Domia Harmony Home Control Starter Kit review
The digital home dream may remain just that for most of us, but it doesn’t stop people imagining new ways to put technology in places that it currently doesn’t reach. Computers have sneaked into parts of our home over the past decade, but now they want to control it.
Admittedly, home-automation products have been around since the first days of the home computer, but products are starting to enter consumer territory, with this beginner’s kit aimed at the individual for self-installation.
The first good news is that there’s no need for any extra wiring or wireless setup, as it uses your existing mains wiring – specifically Domia, the latest incarnation of the long-established X10 protocol. This uses a 120kHz carrier signal superimposed on the mains to give a basic 50bits/sec signal to transmit commands across the mish-mash of cabling in your walls. Given that most of what you’d want to control in a house is already plugged in, it’s an ideal infrastructure to hop on the back of, giving access to just about everything from heating and lighting to security.
X10-compatible hardware extends to a surprising range of sensors, CCTV and such delights as mechanised curtain pullers, as well as RF receivers for all manner of dedicated remote controls (see www.idomus.co.uk). This Starter Kit, however, is designed to take advantage of a PC and comprises server software, plus an extension for Windows XP Media Center Edition, as well as a hardware control module. For controlling devices, there are two lamp dimmers designed for free-standing lights bundled.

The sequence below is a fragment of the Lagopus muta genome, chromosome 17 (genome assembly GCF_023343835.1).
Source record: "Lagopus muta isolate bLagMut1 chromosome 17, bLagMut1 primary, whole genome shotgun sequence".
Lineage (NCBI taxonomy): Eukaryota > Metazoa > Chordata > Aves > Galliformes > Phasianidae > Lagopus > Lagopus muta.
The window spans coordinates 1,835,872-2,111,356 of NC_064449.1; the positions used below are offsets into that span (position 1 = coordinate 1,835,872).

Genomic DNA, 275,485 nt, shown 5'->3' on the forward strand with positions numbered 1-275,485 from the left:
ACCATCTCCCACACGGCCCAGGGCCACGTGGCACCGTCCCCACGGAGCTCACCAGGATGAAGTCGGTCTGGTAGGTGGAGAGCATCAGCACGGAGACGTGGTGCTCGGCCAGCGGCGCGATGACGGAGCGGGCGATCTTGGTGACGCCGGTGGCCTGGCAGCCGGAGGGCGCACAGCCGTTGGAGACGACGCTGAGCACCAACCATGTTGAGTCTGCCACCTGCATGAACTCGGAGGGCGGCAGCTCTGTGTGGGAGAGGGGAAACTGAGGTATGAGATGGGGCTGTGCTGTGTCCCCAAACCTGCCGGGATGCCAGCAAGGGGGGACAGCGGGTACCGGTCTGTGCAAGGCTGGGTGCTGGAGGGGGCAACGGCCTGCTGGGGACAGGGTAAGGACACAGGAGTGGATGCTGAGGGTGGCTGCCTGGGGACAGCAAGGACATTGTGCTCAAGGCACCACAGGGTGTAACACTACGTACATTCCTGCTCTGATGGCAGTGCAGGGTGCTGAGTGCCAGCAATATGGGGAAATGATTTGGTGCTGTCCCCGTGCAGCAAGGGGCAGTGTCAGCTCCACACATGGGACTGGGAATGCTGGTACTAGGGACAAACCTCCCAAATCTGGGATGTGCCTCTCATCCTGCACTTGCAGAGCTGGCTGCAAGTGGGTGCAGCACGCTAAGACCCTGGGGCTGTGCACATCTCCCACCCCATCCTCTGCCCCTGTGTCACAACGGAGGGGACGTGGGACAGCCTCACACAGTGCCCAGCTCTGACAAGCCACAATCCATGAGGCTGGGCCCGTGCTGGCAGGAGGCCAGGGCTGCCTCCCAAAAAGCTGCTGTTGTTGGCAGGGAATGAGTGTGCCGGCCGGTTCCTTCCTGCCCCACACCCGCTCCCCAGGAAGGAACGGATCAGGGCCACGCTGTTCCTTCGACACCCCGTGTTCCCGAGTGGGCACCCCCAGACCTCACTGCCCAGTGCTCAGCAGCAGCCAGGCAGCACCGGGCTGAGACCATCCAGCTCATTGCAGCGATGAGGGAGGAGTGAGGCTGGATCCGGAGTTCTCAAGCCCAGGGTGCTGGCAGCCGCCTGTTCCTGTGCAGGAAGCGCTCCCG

For a product aimed at consumers, the software installation isn’t the friendliest. The server software comes in the form of a 30-day trial, which you have to activate within five days. It asks for an email address to send an activation code to, which you then have to wait for. While you can skip onto the next screen to begin setting up, the next time you load the app it will still ask for an email address; it still won’t be registered, and the activation code box will be greyed out until you’ve been sent another email. Once past this, you’re greeted with an opaque question about default setups, and you’re left to guess how to respond. Thankfully, it doesn’t really matter, and you’ll be taken to the setup screen, before having to quit again to install the control module. This needs a USB-to-serial driver from the supplied CD, and then you restart the application.
After that, it isn’t entirely clear where to go – the quick-start guide will broadly tell you, but it shouldn’t be necessary for such a simple, predictable procedure. Thankfully, once you’ve created a New Device within the software for each of the dimmer modules and plugged them in, it gets easier. The server application isn’t exactly self-explanatory, but it’s powerful. Most of that power is only unleashed by adding extra hardware – events detected by motion or light sensors, for example – but actions can also be time-triggered, so this Starter Kit is enough to have a couple of lights come on and off automatically at preset times. Another option is to create “scenes”, which sets attached devices to predefined states. You can also access its interface over the web (not a simple job for the uninitiated) or via a PDA using the optional software extender.
By itself, this kit is naturally limiting, not least because using your PC to control everything is only convenient for setting up or automating events. To take it from talking point to useful system, you’ll at least need a couple of sensors, extra lighting or appliance modules. Couple it with a remote control, and it becomes much easier to use – dimming lights with a PC isn’t exactly natural. Sadly, this kit as it stands doesn’t let you, both from an installation point of view and what you can do with it. You’re left with a solid foundation for expansion, but there’s little value in buying it if you don’t intend to extend it further.